Controlling Alerts

None of us likes to be on call for our organizations. Late night phone calls, especially for something silly like adding a new user to a system or rebooting a machine, can make for irritable employees in the morning. Too many nights in a row of problem calls, legitimate or not, and I’d argue that an employee’s effectiveness during the day is substantially diminished.

Since many of us are paid to be creative and improve systems over time, is regular firefighting a good use of our knowledge? This might be even more true if we find ourselves receiving escalation calls on a regular basis and our daily workload doesn’t change.

I ran across a company that had set up a rule for alerts and pages. If any alert was set up in an automated system, it had to have corresponding documentation, with a resolution, in an operations manual. That’s an interesting idea, and certainly promotes the idea of performing root cause analysis and understanding your systems in advance. However does this really reduce any escalation? 

Perhaps if there is a team available 24/7 that triages initial alerts this helps, but if there’s a small team of people that must support systems, is it worth the effort to document every issue? I suspect that a better policy is that repeating alerts, those that occur regularly, need to be analyzed and a more permanent solution implemented. I know that’s easy to say and hard to do, but that really is the best policy. At least if you want to ensure your employees are working efficiently over time.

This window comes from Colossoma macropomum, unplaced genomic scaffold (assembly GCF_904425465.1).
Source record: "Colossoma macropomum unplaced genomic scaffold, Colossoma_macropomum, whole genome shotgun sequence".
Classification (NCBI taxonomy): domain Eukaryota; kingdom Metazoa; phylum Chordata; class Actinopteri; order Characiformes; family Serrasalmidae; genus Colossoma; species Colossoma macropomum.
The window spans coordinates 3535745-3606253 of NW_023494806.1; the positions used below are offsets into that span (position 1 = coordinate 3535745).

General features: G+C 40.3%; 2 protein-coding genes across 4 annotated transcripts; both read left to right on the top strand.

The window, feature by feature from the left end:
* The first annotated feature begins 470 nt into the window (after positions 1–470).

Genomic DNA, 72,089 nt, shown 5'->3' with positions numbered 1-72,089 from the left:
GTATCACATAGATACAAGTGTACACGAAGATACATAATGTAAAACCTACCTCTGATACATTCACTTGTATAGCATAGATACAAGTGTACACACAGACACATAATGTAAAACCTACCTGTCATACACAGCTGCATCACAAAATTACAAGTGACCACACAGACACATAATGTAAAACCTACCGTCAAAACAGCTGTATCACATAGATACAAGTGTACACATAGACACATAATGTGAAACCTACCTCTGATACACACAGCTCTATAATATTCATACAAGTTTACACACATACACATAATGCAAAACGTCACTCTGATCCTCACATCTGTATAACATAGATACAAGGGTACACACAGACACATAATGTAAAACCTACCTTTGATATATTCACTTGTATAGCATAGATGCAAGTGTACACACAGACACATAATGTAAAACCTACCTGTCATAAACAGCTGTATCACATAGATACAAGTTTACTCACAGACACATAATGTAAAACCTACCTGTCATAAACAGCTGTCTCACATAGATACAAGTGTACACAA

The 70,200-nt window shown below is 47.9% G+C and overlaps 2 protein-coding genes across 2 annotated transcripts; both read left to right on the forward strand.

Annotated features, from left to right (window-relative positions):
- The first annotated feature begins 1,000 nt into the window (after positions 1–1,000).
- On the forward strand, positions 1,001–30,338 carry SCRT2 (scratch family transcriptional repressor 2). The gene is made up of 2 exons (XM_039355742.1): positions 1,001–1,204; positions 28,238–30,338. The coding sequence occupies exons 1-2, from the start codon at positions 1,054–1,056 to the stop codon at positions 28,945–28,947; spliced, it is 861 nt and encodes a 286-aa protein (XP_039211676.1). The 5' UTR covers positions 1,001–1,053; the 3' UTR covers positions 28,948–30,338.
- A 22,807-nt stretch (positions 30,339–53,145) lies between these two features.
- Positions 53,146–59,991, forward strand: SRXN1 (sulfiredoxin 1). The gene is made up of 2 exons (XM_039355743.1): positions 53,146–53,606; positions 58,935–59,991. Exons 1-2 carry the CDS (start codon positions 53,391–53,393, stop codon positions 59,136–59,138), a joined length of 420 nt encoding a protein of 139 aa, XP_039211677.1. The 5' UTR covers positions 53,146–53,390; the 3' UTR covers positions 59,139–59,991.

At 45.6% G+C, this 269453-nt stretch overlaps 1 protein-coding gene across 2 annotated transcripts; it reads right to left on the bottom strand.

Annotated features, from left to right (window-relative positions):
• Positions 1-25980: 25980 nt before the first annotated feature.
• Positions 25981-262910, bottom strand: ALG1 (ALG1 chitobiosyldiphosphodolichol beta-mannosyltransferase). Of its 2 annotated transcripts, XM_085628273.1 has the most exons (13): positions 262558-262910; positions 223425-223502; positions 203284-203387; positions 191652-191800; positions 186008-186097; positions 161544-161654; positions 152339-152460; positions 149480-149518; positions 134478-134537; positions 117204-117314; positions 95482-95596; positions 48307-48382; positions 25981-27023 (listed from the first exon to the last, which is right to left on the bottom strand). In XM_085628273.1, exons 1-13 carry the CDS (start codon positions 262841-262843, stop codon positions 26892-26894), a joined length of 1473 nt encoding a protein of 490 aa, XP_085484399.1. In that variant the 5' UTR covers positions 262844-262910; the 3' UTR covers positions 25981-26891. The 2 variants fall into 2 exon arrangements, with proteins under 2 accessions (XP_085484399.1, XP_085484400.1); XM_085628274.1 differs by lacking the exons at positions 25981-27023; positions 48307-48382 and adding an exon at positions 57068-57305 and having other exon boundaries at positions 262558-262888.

For those calls that are ad hoc, I recommend a log of actions taken be kept in an easily accessible location, in a text format for searching. That way if a different person receives a similar alert, at least they’ll have some idea of what actions the last person performed.

Steve Jones

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